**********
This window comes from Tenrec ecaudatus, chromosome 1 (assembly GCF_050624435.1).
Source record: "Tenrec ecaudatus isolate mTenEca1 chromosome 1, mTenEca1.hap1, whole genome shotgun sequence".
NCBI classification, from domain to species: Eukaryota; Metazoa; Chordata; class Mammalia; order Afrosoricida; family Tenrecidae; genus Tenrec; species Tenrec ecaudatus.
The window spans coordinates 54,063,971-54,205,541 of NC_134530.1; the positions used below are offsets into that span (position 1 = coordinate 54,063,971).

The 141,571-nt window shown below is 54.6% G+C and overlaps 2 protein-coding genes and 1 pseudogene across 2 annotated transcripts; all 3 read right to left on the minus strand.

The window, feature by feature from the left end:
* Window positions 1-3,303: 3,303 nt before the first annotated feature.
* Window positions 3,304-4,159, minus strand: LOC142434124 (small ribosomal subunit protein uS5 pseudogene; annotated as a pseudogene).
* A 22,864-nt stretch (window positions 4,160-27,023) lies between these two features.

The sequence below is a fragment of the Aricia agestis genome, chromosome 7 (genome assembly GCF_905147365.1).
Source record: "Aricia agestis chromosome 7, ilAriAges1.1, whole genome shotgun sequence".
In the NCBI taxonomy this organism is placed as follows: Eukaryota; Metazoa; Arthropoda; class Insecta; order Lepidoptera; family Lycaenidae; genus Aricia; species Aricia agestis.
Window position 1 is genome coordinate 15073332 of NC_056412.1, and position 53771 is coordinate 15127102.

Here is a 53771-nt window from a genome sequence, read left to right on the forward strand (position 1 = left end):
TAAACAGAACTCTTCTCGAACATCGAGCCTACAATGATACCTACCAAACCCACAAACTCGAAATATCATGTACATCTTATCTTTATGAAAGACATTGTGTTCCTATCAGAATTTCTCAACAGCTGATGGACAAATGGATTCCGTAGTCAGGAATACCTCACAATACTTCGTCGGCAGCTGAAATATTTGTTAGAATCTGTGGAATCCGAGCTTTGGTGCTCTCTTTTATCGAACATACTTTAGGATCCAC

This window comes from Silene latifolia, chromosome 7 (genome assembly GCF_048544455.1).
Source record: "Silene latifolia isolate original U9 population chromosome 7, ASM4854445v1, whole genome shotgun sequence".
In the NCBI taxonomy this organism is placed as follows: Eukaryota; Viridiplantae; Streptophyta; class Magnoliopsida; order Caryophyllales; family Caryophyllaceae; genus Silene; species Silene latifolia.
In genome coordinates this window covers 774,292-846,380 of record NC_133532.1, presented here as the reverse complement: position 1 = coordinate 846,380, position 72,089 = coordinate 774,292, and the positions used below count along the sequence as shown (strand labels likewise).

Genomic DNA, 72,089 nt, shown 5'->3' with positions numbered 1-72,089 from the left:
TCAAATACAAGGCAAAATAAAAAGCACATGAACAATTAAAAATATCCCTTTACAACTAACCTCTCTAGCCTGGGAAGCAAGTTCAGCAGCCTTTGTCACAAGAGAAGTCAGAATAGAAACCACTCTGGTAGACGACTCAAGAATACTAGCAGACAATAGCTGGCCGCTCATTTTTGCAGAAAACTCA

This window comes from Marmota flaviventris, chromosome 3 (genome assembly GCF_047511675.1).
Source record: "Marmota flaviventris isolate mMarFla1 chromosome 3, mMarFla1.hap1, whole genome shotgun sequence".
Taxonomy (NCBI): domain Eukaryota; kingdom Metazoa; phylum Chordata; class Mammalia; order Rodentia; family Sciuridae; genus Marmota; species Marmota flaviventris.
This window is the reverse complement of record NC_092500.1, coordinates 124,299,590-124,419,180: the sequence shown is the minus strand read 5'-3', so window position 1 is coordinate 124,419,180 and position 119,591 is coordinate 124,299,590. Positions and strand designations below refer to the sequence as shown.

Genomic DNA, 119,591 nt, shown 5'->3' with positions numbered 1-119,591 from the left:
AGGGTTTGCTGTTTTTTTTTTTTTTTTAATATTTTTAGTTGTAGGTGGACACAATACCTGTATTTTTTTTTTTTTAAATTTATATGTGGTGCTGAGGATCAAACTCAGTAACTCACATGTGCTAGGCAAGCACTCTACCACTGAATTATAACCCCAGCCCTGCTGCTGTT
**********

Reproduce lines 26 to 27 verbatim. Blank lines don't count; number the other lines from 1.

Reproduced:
Genomic DNA, 119,591 nt, shown 5'->3' with positions numbered 1-119,591 from the left:
AGGGTTTGCTGTTTTTTTTTTTTTTTTAATATTTTTAGTTGTAGGTGGACACAATACCTGTATTTTTTTTTTTTTAAATTTATATGTGGTGCTGAGGATCAAACTCAGTAACTCACATGTGCTAGGCAAGCACTCTACCACTGAATTATAACCCCAGCCCTGCTGCTGTT